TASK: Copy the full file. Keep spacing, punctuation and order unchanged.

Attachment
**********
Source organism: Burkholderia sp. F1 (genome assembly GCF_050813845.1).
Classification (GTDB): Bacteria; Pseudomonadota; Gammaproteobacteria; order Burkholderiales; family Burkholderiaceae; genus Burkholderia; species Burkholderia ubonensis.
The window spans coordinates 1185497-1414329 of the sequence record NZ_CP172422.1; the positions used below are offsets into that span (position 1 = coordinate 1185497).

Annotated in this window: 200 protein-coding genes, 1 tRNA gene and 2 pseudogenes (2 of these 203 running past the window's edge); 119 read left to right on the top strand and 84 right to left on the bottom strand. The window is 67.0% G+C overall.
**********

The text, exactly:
Source organism: Burkholderia sp. F1 (genome assembly GCF_050813845.1).
Classification (GTDB): Bacteria; Pseudomonadota; Gammaproteobacteria; order Burkholderiales; family Burkholderiaceae; genus Burkholderia; species Burkholderia ubonensis.
The window spans coordinates 1185497-1414329 of the sequence record NZ_CP172422.1; the positions used below are offsets into that span (position 1 = coordinate 1185497).

Annotated in this window: 200 protein-coding genes, 1 tRNA gene and 2 pseudogenes (2 of these 203 running past the window's edge); 119 read left to right on the top strand and 84 right to left on the bottom strand. The window is 67.0% G+C overall.